The Library as a Map

Rick Prelinger and Megan Shaw Prelinger’s library in New York defies usual library cataloging and classification standards. The library is primarily a collection of 19th and 20th century historical ephemera, periodicals, maps, and books, most published in the United States. Much of the collection is image-rich, and in the public domain. The library specializes in material that is not commonly found in other public libraries. The library has three major sections: The main shelves, the ephemera collection, and, in Row Six, holdings of standalone collections and oversize materials. Below is an extract from an interview of the founders (by Contents magazine):

When I first learned about the Prelinger Library, one thing that stopped me in my tracks was the idea of a collection arranged for serendipity. Can you introduce the arrangement of the physical library?

Megan Shaw Prelinger: The library’s arrangement scheme was designed in response to several conditions: First, the collection is unique to our combined areas of particular interest. It has never tried to be a general-interest research collection. Second, therefore, the library did not really fit the taxonomic systems of either the Library of Congress or Dewey Decimal. For instance: Art and politics? Hand-made films? Nature-culture interface? History of the demonization of youth in society? These are just a few of our subject areas that are not clearly articulated in pre-existing taxonomic systems.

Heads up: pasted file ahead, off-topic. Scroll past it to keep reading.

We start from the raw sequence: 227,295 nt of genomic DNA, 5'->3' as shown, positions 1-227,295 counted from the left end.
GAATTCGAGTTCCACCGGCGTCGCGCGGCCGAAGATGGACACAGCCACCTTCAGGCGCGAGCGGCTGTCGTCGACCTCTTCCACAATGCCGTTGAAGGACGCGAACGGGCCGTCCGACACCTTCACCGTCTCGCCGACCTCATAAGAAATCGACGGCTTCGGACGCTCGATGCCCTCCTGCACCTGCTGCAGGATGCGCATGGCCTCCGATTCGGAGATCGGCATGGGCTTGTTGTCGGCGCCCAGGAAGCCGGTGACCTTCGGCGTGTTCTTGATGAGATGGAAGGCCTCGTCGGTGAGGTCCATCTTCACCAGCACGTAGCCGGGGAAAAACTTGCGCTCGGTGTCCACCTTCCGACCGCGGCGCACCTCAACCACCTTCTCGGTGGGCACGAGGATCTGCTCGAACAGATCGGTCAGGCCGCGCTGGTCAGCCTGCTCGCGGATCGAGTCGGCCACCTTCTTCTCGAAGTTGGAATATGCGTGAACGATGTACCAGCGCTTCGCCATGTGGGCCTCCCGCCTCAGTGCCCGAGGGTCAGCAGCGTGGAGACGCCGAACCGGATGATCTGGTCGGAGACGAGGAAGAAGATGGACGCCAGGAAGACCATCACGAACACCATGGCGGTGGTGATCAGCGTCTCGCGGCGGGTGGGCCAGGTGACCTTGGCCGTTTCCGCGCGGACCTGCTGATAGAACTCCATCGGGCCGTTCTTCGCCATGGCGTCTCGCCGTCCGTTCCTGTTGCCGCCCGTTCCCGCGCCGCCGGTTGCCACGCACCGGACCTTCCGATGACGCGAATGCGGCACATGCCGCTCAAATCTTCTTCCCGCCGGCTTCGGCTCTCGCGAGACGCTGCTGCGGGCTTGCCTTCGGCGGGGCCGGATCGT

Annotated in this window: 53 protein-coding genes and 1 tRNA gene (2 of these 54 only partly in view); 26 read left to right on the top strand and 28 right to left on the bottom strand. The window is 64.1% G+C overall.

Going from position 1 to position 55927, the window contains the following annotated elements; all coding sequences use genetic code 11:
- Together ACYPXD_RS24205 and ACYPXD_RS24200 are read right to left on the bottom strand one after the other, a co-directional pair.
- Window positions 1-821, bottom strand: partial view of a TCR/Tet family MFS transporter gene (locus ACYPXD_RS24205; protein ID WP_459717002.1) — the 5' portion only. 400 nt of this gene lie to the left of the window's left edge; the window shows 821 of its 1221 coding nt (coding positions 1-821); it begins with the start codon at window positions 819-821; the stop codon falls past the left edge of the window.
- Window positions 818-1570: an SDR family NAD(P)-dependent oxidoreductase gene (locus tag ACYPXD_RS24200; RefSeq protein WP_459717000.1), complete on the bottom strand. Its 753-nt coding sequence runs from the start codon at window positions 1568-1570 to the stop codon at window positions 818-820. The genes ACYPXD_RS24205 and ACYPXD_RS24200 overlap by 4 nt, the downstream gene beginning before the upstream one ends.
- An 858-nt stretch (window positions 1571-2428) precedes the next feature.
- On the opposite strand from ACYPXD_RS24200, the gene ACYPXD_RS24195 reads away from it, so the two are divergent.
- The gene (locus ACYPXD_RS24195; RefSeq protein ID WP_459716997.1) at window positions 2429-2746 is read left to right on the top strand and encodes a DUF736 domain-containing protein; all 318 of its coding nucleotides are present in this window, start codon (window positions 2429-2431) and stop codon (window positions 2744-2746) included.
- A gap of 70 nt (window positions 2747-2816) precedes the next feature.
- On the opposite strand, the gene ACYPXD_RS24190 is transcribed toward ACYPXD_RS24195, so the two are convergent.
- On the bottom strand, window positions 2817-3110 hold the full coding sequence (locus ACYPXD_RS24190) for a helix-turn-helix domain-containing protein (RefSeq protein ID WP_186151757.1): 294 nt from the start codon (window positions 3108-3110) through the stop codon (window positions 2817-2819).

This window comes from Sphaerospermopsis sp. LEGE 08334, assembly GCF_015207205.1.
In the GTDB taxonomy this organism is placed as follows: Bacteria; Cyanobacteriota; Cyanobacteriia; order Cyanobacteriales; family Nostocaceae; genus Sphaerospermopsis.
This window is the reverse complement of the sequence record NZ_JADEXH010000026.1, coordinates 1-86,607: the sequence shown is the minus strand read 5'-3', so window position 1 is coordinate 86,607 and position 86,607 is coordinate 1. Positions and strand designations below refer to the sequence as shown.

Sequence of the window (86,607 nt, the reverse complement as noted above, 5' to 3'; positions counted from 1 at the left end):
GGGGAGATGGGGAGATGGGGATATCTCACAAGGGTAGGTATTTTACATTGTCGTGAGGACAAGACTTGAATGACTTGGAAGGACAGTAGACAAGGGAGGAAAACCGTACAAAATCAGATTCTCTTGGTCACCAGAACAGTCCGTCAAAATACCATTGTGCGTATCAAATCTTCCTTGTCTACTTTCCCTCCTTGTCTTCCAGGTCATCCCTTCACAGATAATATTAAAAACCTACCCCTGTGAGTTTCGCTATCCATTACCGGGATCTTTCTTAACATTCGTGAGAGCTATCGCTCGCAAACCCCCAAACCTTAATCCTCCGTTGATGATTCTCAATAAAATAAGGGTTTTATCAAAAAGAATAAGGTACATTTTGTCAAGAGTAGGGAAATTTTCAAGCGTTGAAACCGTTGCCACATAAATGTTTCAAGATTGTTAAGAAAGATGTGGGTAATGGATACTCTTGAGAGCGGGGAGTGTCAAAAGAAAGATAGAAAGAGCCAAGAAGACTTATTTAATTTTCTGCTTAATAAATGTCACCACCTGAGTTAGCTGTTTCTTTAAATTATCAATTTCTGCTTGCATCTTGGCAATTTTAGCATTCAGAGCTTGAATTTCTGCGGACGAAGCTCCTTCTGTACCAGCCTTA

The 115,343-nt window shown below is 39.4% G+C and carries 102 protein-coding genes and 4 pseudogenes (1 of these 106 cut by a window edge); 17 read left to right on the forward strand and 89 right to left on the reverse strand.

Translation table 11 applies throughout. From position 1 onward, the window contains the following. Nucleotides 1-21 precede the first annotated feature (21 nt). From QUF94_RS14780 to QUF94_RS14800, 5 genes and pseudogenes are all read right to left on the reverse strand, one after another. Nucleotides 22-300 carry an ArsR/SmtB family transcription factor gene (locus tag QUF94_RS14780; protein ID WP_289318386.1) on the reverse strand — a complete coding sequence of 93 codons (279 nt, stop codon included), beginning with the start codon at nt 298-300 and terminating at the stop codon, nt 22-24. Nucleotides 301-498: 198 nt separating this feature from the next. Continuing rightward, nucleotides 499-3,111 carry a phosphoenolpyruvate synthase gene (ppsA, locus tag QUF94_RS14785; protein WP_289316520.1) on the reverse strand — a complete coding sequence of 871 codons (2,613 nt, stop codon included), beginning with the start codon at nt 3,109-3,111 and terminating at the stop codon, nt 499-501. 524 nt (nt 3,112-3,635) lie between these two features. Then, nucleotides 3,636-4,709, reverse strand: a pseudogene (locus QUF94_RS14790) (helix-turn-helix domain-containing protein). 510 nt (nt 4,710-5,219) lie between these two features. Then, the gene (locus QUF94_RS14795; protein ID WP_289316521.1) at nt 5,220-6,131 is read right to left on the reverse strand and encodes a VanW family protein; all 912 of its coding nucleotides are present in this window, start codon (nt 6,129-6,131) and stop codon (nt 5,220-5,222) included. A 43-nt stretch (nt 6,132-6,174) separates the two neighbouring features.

Third, for us—for myself in particular—the process of research is inseparable from the physical process of exploration of the world. In my experience, creative and intellectual work flows from physical engagement with the landscape. There are literal manifestations of this, such as the discovery of forgotten places and the collection of forgotten literature from the shelves of a rural shop. More intangibly, the processes of walking, hiking, or taking a road trip are useful activities for developing new ideas or thinking through puzzles.

Given these conditions, it became self-evident to organize the library’s shelves in a way that harmonizes with the process of exploration: Where are you when you begin each exploration? What parts of the world do you engage first in the process of exploration? Where do you “end”? etc. The result is a landscape-based, geospatial arrangement system. This system, in outline, “starts” where the library is, in San Francisco, and “ends” in outer space. Its rough structure moves from place-based subjects to the made worlds of art, media, and culture, to abstracts like society and philosophy, to space exploration.

For example, the first row progresses from the San Francisco section eastward, across the North American landscape to the Atlantic, where it makes a transition to general landscape-based subjects such as natural history, nature-culture interface, agriculture, rural life, and extractive resource industries.

The associative subject flow itself is designed to facilitate serendipity, and serendipity is enhanced by the practice of creative juxtaposition of materials within subject sections. Government documents are shelved near modern monographs that interpret them, and satirical histories are shelved next to serious ones. Subject-matter fiction is interspersed amongst nonfiction, and trade literature can sometimes stand for a whole topic. (Our run of “National Safety News” is the whole “safety” section.)

The library is in two major parts: The open bookshelves, and the boxed ephemera collection. The geospatial arrangement system is duplicated in both places, but only the bookshelves offer the surprising juxtapositions. The flow of subjects within the geospatial arrangement system is described in some detail on our site.


Further reading: Sorting things out

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